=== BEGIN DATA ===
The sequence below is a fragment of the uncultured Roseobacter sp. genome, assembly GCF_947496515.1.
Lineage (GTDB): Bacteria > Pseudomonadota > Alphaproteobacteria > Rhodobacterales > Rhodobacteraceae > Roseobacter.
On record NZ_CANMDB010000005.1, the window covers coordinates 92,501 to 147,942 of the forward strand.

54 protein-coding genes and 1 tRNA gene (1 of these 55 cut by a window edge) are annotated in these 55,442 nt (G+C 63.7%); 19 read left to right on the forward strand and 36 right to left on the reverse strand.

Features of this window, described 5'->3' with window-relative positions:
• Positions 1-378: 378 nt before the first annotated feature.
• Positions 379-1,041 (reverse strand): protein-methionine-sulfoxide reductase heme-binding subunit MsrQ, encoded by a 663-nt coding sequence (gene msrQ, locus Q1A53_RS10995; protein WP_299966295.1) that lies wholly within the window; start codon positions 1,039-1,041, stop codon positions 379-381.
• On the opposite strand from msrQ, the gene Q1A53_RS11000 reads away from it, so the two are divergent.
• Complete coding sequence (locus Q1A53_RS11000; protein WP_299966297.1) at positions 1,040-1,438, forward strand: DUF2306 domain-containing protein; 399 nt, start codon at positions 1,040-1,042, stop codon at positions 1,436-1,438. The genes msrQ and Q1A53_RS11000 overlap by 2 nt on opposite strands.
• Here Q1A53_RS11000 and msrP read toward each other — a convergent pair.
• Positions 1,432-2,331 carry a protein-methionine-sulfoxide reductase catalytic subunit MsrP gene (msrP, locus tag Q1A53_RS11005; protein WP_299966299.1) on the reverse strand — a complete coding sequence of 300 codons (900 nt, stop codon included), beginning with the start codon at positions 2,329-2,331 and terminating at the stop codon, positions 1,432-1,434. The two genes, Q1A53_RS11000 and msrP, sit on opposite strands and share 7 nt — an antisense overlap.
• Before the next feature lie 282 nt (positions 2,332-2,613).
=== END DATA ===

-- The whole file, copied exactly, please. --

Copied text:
The sequence below is a fragment of the uncultured Roseobacter sp. genome, assembly GCF_947496515.1.
Lineage (GTDB): Bacteria > Pseudomonadota > Alphaproteobacteria > Rhodobacterales > Rhodobacteraceae > Roseobacter.
On record NZ_CANMDB010000005.1, the window covers coordinates 92,501 to 147,942 of the forward strand.

54 protein-coding genes and 1 tRNA gene (1 of these 55 cut by a window edge) are annotated in these 55,442 nt (G+C 63.7%); 19 read left to right on the forward strand and 36 right to left on the reverse strand.

Features of this window, described 5'->3' with window-relative positions:
• Positions 1-378: 378 nt before the first annotated feature.
• Positions 379-1,041 (reverse strand): protein-methionine-sulfoxide reductase heme-binding subunit MsrQ, encoded by a 663-nt coding sequence (gene msrQ, locus Q1A53_RS10995; protein WP_299966295.1) that lies wholly within the window; start codon positions 1,039-1,041, stop codon positions 379-381.
• On the opposite strand from msrQ, the gene Q1A53_RS11000 reads away from it, so the two are divergent.
• Complete coding sequence (locus Q1A53_RS11000; protein WP_299966297.1) at positions 1,040-1,438, forward strand: DUF2306 domain-containing protein; 399 nt, start codon at positions 1,040-1,042, stop codon at positions 1,436-1,438. The genes msrQ and Q1A53_RS11000 overlap by 2 nt on opposite strands.
• Here Q1A53_RS11000 and msrP read toward each other — a convergent pair.
• Positions 1,432-2,331 carry a protein-methionine-sulfoxide reductase catalytic subunit MsrP gene (msrP, locus tag Q1A53_RS11005; protein WP_299966299.1) on the reverse strand — a complete coding sequence of 300 codons (900 nt, stop codon included), beginning with the start codon at positions 2,329-2,331 and terminating at the stop codon, positions 1,432-1,434. The two genes, Q1A53_RS11000 and msrP, sit on opposite strands and share 7 nt — an antisense overlap.
• Before the next feature lie 282 nt (positions 2,332-2,613).